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GOOD BYE, KATIE....AT LOGOS
17 April 2015
Yesterday I got a new book. "Kisses from Katie" is the sort-of autobiography of Katie Davis who, as a high school graduate decided to postpone college because she felt that God wanted her to work with orphans in Uganda. In time, she formed her own mission Amazima Ministries, where she cares for hundreds of poor children and has adopted 13 of them. (She had to be 21 to adopt, so she was a foster until her 21st birthday) She has also been keeping a blog of her work since 2007. An amazing young woman!
I ordered her book because of wanting to learn more about Uganda, where my Compassion "daughter," Shallon lives, and I was finding it a fascinating read, so I took it to Logos with me to read. Toward the end of the afternoon, I had read about half of it, to the part where she had just returned to the U.S. to get the mission officially finalized and do some fund-raising for her kids.
I put the book down to ring up my last customer, Jayne B, and her companion, who bought a stack of mysteries, including a Ruth Rendell I had not yet read. As they left, I got up and went to look at the cookbooks. I was looking for a specific recipe. When I finished , I went back to the desk to spend the last half hour with Katie's book...and it was gone. The only explanation is that Jayne accidentally picked it up with the rest of her stack of books. I copied her name down from her credit card and tried to find her, but there is nobody by that name in the Davis phone book, or on the campus student directory. My only hope is that when she gets home and finds the book, she'll bring it back...but if she lives out of town, which I fear she might, it might be too much effort to return it. I may have to continue Katie's story by reading her blog over the last 7 years!
It was great to arrive at Logos today and find Sandy back in her old place at the desk. She and her wife had been on a fabulous vacation to VietNam, Cambodia, and Nepal. They had sent regular updates with wonderful photos until they got to Nepal, where they had no wifi (and sometimes no electricity). I was eager to find out more about her trip, and as she started talking to me, Ann, who had filled in for her in her absence, arrived too, also eager to hear about her trip.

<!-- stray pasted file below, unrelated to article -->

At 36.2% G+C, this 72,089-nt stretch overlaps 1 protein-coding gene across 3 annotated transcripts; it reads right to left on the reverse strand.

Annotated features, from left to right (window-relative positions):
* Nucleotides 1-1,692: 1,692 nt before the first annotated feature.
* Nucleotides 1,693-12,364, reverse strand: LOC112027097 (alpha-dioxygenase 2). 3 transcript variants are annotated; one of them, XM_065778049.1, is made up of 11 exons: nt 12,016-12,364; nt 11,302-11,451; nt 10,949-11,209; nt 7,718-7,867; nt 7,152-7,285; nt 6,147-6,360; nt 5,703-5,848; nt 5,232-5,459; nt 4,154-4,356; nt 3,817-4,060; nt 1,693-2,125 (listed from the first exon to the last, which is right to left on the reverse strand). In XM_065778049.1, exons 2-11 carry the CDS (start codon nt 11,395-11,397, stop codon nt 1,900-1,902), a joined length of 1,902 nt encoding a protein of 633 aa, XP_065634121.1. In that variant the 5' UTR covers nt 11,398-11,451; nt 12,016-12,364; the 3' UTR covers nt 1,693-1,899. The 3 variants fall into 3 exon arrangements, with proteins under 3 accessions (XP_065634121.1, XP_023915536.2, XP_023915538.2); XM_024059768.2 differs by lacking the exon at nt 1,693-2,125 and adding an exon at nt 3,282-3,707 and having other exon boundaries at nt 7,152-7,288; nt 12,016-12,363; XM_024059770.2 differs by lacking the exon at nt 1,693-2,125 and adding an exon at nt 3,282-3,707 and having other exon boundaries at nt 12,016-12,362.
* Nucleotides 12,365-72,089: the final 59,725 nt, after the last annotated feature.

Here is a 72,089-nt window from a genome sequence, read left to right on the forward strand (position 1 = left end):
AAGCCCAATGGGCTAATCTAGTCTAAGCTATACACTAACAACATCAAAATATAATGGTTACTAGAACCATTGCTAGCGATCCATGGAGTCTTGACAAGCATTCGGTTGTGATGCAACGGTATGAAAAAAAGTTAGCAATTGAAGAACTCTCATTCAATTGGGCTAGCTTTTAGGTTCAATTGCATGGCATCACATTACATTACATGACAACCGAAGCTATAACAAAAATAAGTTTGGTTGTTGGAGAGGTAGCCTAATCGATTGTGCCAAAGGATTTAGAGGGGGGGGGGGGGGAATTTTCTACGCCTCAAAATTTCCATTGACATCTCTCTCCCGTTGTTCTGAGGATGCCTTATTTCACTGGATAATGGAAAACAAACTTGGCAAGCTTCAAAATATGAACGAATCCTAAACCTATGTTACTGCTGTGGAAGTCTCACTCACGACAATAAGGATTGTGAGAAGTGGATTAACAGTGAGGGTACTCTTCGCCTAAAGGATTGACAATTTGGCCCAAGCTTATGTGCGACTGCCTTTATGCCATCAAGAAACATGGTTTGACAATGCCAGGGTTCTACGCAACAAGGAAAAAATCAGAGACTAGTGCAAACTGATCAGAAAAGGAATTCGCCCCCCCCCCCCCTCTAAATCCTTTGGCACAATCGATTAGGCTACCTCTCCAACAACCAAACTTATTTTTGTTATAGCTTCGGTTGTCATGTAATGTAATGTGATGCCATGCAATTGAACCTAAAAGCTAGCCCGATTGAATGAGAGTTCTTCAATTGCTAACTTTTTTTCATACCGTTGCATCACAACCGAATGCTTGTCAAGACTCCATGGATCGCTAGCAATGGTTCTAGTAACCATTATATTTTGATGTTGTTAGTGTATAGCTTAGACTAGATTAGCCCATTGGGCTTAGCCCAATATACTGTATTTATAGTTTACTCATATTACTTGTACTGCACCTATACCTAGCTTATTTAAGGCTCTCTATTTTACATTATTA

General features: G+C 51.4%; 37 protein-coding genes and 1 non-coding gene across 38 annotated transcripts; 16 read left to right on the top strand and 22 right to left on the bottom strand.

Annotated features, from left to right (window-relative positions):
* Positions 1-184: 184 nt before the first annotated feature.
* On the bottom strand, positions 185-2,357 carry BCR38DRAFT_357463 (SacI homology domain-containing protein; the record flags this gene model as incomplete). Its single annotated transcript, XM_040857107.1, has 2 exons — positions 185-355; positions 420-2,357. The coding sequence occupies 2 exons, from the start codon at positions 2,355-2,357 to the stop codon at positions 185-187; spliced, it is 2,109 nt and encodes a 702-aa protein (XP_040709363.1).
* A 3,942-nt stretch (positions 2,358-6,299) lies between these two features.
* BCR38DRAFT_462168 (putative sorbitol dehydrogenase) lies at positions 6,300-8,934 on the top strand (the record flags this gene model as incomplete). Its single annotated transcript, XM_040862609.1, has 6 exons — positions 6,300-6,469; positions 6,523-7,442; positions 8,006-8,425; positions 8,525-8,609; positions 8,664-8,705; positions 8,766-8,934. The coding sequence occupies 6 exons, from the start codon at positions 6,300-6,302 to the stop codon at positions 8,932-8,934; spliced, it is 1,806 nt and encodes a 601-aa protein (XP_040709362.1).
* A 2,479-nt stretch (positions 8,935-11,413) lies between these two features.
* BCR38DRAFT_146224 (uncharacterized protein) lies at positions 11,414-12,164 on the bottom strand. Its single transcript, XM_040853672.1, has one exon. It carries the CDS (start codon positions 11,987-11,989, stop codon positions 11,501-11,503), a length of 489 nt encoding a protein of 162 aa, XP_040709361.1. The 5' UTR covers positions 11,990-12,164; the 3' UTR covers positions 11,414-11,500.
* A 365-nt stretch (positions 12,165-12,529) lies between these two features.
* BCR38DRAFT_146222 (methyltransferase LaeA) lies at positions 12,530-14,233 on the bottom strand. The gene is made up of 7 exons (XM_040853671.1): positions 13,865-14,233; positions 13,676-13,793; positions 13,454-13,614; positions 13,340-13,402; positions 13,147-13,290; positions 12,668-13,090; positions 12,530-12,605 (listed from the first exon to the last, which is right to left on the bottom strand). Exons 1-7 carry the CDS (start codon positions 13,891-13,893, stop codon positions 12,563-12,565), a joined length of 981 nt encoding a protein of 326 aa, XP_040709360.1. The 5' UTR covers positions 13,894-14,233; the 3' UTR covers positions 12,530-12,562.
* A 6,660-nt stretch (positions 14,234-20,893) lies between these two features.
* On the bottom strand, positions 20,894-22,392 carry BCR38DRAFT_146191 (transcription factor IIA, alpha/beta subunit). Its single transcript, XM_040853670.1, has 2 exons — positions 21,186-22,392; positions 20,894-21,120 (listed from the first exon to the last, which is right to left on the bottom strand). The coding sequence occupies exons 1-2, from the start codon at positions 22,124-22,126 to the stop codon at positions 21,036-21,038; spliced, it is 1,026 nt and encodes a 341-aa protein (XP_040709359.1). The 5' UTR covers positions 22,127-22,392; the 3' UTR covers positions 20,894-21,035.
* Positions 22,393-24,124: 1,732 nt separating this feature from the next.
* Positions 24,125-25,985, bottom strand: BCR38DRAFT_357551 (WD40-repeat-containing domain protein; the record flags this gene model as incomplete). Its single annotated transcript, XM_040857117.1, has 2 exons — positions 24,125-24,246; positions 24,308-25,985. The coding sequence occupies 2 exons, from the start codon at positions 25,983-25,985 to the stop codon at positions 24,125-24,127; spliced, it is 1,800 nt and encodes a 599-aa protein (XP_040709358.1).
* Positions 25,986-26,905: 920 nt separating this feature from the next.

The three of us chatted for nearly an hour before Sandy finally had to leave and I took over for her. It was nearly an hour (3:45!) before I had my first sale, to an older man who bought 2 bargain books and two books from the literature section.
A stylish woman wearing a long black and white striped skirt, a straw hat and a lovely scarf around her neck had saved a stack of bargain books to be picked up later. She ended up spending a total of $41 on the bargain books plus books she picked up in the store--an eclectic collection which included "The Intelligence of Dogs," "Third World Navies," a book on Spinoza, Woody Allen's "Without Feathers," and Dr. Seuss's "The Tough Coughs as he Ploughs the Dough." She had to edit herself and put several books back, saying she would return to get them when she had more money.
A woman asked me for the name of the author of "The Boat that Wouldn't Float." I wasn't familiar with it, but checked Amazon and found out it was Farley Mowat, but we didn't have that specific book, so she left.
An older woman bought two bargain books and two coffee table art books.
A woman with a little dog on a leash bought 4 bargain books and a book of Irish literature. I would like to have talked with her about her dog, but I was still dealing with the woman with the $41 sale.
Two older women came in looking for a Thomas Guide. I directed them to the travel section, where they found "a" Thomas guide, but not the one they wanted, so they left.
A colorful woman came in with her friend. She was wearing pants that were royal blue in the back and pastel blu in front, a tie dyed shirt, dark shoes with electric pink socks and a bright pink backpack. Her friend was a study in brown from his beard to his clothes to the baseball cap he wore backwards on his head and the heavy backpack. He was carrying a skateboard. They checked out science fiction for awhile and then left.
A nice looking young woman with a full navy skirt with polka dots, earbuds in her ears and a small nose ring bought a book of the lyrics of Edna St. Vincent Millay.
Another woman who reminded me very much of our Lamplighter friend Willa, but taller, was checking the music and show biz section, but left soon after, turning to wave at me and say "so long!"
My friend arrived at 4:50 but didn't stay long. He bought a book of Islamic art.
And then came Jayne and her friend. Jayne had pink hair and was wearing either very short shorts, or a bathing suit. She had a denim shirt with a plaid shirt tied around her waist. She had tattoos over her arms. They bought 7 mysteries, including a Ruth Rendell I had not read yet....and took my book with her (accidentally, I assume)
A woman with a thick accent asked me something about some business on campus and when they closed their doors, but I couldn't understand her and don't know anything about campus buildings anyway
The very last customer bought acopy of "King, Warrior, Magician, Lover: Rediscovering the Archetypes of the Mature Masculine" about, Amazon tells me, "men's abusive behaviors, passivity and inability to act creatively." After he bought the book and started to leave, his friend noticed that I had forgotten to give him back his credit card.
As always we were home in time for Jeopardy!
PHOTO OF THE DAY
From the TV this morning -- San Francisco in the fog
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